The health consequences of chewing tobacco in Aboriginal and Torres Strait Islander communities have not been evaluated. Further, there is evidence that Central Australian Aboriginal people who chew pituri do not consider it to be a tobacco product nor themselves as tobacco users, and therefore feel that the Western health information regarding smoking is not relevant to pituri use.21 However, given the potential health effects and addictiveness of chewing tobacco (see section 18A.3), strategies to address tobacco use in the Central Australia region need to include both chewing and smoking, and need to consider that some people (particularly women) are exclusively chewing tobacco. Smokeless tobacco products can cause addiction and a range of cancers, as well as adverse reproductive developmental effects including stillbirth, pre-term birth, and low birth weight. Some smokeless tobacco products are also associated with increased cardiovascular risks and type 2 diabetes.24 Chewing tobacco is associated with cancers of the lip, oral cavity and pharynx, and for Aboriginal and Torres Strait Islander people in the Northern Territory the incidence of these types of cancers increased by 6.6% annually between 1991 and 2005, while mortality increased by 4.6% annually in the same time period.25 However, it is not possible to separate the causal role of tobacco use in these deaths from other possible contributing factors. An international review of smokeless tobacco use during pregnancy has found indications of an association with poorer birth outcomes, including increased rates of stillbirth and low birth weight;26 it is possible that chewing pituri has similar effects on birth outcomes, and research is currently underway examining this.27

The historical and cultural elements of native tobacco use are, however, important to the communities in which their use has continued; any future health campaigns dealing with chewing tobacco would need to be sensitively managed 2,15 and take into consideration the dominant role that  pituri plays in many central Aboriginal people's lives.21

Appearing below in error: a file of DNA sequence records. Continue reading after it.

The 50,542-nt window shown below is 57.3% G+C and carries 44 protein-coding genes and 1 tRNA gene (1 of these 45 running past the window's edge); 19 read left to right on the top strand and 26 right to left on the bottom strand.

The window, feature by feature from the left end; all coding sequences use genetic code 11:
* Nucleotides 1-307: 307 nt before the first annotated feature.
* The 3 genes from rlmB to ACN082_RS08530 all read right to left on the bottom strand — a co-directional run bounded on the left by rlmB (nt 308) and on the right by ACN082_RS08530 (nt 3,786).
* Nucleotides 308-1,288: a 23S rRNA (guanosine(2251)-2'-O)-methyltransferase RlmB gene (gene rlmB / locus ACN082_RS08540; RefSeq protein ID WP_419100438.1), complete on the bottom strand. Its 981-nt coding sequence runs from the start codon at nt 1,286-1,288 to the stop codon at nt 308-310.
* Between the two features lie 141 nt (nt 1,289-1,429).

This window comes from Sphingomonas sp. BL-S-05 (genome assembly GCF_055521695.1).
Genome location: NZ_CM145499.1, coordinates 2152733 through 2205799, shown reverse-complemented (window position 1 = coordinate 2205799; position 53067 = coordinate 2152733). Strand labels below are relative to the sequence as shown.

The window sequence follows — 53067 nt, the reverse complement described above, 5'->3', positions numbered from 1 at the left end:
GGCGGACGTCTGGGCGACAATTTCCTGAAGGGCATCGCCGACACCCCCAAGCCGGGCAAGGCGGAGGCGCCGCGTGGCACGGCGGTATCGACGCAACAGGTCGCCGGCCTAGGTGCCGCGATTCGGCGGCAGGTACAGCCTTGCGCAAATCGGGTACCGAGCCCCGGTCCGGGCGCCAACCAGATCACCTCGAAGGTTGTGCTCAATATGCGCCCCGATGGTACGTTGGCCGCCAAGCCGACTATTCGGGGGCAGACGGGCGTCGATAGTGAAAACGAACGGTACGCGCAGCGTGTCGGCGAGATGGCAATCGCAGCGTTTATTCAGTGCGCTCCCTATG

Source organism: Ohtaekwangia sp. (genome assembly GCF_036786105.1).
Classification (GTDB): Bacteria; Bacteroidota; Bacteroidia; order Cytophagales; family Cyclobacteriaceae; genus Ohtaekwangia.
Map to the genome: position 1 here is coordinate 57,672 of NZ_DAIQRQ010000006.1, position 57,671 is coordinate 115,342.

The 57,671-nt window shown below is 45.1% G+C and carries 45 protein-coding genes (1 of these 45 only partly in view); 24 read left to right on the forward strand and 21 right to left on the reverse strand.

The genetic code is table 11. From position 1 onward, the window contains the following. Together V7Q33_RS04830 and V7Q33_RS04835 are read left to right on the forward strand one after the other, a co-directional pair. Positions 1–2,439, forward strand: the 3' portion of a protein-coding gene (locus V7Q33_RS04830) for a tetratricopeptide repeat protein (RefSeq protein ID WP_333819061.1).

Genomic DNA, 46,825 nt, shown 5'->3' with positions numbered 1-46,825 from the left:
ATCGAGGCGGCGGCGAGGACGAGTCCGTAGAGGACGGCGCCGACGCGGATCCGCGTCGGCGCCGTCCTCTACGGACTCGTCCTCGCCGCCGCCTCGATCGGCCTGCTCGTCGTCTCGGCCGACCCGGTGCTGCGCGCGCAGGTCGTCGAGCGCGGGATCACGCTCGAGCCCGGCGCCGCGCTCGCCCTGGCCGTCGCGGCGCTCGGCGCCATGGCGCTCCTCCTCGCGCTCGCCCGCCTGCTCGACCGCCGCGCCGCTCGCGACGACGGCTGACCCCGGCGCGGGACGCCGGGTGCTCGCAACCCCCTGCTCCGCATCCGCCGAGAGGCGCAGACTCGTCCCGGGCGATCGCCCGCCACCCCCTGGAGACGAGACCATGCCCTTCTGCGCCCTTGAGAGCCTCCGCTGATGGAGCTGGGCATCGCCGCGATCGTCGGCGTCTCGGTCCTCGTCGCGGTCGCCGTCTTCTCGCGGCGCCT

8.5.4 Pipe and cigar use

National surveys of Aboriginal and Torres Strait Islander smoking behaviour have not collected separate data on pipe or cigar smoking. However it is likely that, as among the general Australian population, use of tobacco in these forms is minimal.

The historical associations of pipe use among Aboriginal and Torres Strait Islander people, which are particularly strong in parts of Northern Australia, may mean that there are still communities with some levels of pipe smoking (see Section 8.2). Other than anecdotal comments,12, 13 there does not appear to be any published information on this subject.


Relevant news and research

For recent news items and research on this topic, click  here. ( Last updated April 2022)



1. Ivers R. Indigenous Australians and tobacco—a literature review. Darwin, Australia: Menzies School of Health Research and the Co-operative Research Centre for Aboriginal and Tropical Health, 2001. Available from: https://www.lowitja.org.au/sites/default/files/docs/Indigenous_Australians_and_Tobacco.pdf

2. Lindorff KJ. Tobacco time for action: National Aboriginal and Torres Strait Islander Tobacco Control Project final report. Canberra, Australia: National Aboriginal Community Controlled Organisations, 2002.

3. Australian Institute of Health and Welfare. Data tables: National Drug Strategy Household Survey 2019 - 8. Priority population groups supplementary tables. Canberra: AIHW, 2020. Available from: https://www.aihw.gov.au/reports/illicit-use-of-drugs/national-drug-strategy-household-survey-2019/data

4. Australian Bureau of Statistics. 4715.0 - National Aboriginal and Torres Strait Islander Health Survey, 2018-19. ABS,  2019. Available from: https://www.abs.gov.au/AUSSTATS/abs@.nsf/Latestproducts/4715.0Main%20Features152018-19?opendocument&tabname=Summary&prodno=4715.0&issue=2018-19&num=&view=

5. Thomas DP, Fitz JW, Johnston V, Townsend J, and Kneebone W. Wholesale data for surveillance of Australian Aboriginal tobacco consumption in the Northern Territory. Tobacco Control, 2011; 20(4):291–5. Available from: https://www.ncbi.nlm.nih.gov/pubmed/21546515

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7. Johnston V, Thomas DP, McDonnell J, and Andrews RM. Maternal smoking and smoking in the household during pregnancy and postpartum: findings from an Indigenous cohort in the Northern Territory. Medical Journal of Australia, 2011; 194(10):556–9. Available from: https://www.ncbi.nlm.nih.gov/pubmed/21644912

8. Clough AR, Guyula T, Yunupingu M, and Burns C. Diversity of substance use in eastern Arnhem Land (Australia): patterns and recent changes. Drug and Alcohol Review, 2002; 21:349–56. Available from: http://www.ncbi.nlm.nih.gov/pubmed/12537704

9. Clough AR, MacLaren DJ, Robertson JA, Ivers RG, and Conigrave KM. Can we measure daily tobacco consumption in remote indigenous communities? Comparing self-reported tobacco consumption with community-level estimates in an Arnhem Land study. Drug Alcohol Rev, 2011; 30(2):166–72. Available from: https://www.ncbi.nlm.nih.gov/pubmed/21355927